Blog Archives

The American Educational Research Association Answers “Why Social Science?”

Twhy-social-sciencehis week’s Why Social Science? guest post comes from Juliane Baron of the American Educational Research Association, who writes about how education research has challenged our assumptions about how we learn and helped us improve the way we teach students. Read it here and subscribe.

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Posted in Issue 17 (September 5), Update, Volume 36 (2017)

The American Political Science Association Answers “Why Social Science?”

why-social-scienceThis week’s Why Social Science guest post comes from Steven Rathgeb Smith, Executive Director of the American Political Science Association, who writes about how political science helps us understand and engage with our political and social systems an
d institutions. Read it here and subscribe.

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Posted in Issue 15 (July 25), Update, Volume 36 (2017)

Why Social Science? Highlights the National Academies’ SBE Report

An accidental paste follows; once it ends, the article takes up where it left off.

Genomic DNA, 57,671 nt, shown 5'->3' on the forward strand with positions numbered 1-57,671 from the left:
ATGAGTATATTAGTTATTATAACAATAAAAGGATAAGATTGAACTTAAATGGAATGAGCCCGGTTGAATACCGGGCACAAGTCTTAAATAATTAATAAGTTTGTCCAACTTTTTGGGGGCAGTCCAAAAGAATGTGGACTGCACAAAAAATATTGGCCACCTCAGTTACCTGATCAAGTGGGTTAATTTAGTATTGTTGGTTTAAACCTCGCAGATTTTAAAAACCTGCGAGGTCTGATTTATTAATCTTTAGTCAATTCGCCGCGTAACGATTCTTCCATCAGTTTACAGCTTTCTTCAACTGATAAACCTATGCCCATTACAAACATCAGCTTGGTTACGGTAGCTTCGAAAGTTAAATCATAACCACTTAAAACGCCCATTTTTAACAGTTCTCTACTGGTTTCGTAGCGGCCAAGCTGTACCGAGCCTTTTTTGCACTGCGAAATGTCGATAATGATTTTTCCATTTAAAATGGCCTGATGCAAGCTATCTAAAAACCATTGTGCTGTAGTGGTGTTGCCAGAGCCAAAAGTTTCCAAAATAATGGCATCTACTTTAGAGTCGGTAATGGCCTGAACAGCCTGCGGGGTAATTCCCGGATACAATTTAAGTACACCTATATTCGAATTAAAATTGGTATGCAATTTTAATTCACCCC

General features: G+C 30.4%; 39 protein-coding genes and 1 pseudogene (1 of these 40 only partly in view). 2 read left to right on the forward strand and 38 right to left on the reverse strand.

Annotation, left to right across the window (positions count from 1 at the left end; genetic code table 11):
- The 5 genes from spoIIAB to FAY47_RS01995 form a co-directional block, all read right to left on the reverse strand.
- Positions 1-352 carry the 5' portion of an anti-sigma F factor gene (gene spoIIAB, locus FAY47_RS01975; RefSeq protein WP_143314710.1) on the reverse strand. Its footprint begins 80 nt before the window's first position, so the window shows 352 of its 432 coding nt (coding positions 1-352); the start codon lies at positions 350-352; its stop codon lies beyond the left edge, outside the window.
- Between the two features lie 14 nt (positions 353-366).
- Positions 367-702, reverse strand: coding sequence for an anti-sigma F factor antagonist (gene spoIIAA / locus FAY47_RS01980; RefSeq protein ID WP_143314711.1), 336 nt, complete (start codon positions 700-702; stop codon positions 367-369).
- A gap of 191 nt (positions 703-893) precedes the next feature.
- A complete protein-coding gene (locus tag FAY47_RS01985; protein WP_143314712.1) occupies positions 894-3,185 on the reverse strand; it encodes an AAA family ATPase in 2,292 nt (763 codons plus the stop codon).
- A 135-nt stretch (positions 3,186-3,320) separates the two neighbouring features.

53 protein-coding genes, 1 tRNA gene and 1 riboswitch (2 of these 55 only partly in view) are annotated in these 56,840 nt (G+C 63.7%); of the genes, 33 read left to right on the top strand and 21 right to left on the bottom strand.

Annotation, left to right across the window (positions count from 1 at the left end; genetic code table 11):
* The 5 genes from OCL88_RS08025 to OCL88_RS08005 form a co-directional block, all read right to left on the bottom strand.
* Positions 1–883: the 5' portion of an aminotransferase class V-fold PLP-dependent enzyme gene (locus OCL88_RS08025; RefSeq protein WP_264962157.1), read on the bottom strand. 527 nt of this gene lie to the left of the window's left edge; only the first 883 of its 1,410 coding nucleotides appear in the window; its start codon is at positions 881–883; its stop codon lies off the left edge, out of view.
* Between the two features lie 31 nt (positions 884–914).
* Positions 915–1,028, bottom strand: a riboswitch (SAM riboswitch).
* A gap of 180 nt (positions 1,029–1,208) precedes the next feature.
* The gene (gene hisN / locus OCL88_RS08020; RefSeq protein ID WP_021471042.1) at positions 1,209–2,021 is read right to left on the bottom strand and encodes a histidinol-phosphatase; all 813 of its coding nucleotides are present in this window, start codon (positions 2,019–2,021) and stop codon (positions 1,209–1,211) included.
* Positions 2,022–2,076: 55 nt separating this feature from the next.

why-social-scienceThis week’s Why Social Science? post highlights the recent report from the National Academies of Sciences, Engineering, and Medicine, The Value of Social, Behavioral, and Economic Sciences to National Priorities. Produced at the request of the National Science Foundation (NSF), the report assesses the contributions of the social, behavioral, and economic (SBE) sciences to issues of national importance.
Read it here and subscribe.

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Posted in Issue 14 (July 11), Update, Volume 36 (2017)

The Crime and Justice Research Alliance Answers “Why Social Science?”

why-social-scienceThis week’s “Why Social Science?” guest post comes from Nancy La Vigne, Chair of the Crime and Justice Research Alliance and Director of the Justice Policy Center at the Urban Institute, who writes about how findings from criminology help us answer crucial questions about crime and our justice system. Read it here and subscribe.

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Posted in Issue 13 (June 27), Update, Volume 36 (2017)

The National Communication Association Answers “Why Social Science?”